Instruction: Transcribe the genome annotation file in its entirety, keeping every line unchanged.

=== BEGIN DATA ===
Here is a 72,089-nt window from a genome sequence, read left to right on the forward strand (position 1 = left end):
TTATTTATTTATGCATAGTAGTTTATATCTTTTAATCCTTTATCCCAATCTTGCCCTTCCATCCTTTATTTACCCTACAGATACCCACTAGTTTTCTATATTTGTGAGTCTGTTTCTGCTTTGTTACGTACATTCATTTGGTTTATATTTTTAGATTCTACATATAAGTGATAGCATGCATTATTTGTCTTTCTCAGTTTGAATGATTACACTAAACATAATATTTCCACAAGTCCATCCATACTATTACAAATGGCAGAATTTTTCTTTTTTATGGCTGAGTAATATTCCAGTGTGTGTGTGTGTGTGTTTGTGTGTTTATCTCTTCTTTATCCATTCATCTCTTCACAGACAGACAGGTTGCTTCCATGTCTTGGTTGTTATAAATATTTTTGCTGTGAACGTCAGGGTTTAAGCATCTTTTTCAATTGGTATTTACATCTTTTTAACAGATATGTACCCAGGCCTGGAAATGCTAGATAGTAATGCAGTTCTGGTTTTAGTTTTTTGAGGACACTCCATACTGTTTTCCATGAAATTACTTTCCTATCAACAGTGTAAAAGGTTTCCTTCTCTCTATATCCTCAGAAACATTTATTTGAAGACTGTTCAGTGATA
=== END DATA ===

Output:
Here is a 72,089-nt window from a genome sequence, read left to right on the forward strand (position 1 = left end):
TTATTTATTTATGCATAGTAGTTTATATCTTTTAATCCTTTATCCCAATCTTGCCCTTCCATCCTTTATTTACCCTACAGATACCCACTAGTTTTCTATATTTGTGAGTCTGTTTCTGCTTTGTTACGTACATTCATTTGGTTTATATTTTTAGATTCTACATATAAGTGATAGCATGCATTATTTGTCTTTCTCAGTTTGAATGATTACACTAAACATAATATTTCCACAAGTCCATCCATACTATTACAAATGGCAGAATTTTTCTTTTTTATGGCTGAGTAATATTCCAGTGTGTGTGTGTGTGTGTTTGTGTGTTTATCTCTTCTTTATCCATTCATCTCTTCACAGACAGACAGGTTGCTTCCATGTCTTGGTTGTTATAAATATTTTTGCTGTGAACGTCAGGGTTTAAGCATCTTTTTCAATTGGTATTTACATCTTTTTAACAGATATGTACCCAGGCCTGGAAATGCTAGATAGTAATGCAGTTCTGGTTTTAGTTTTTTGAGGACACTCCATACTGTTTTCCATGAAATTACTTTCCTATCAACAGTGTAAAAGGTTTCCTTCTCTCTATATCCTCAGAAACATTTATTTGAAGACTGTTCAGTGATA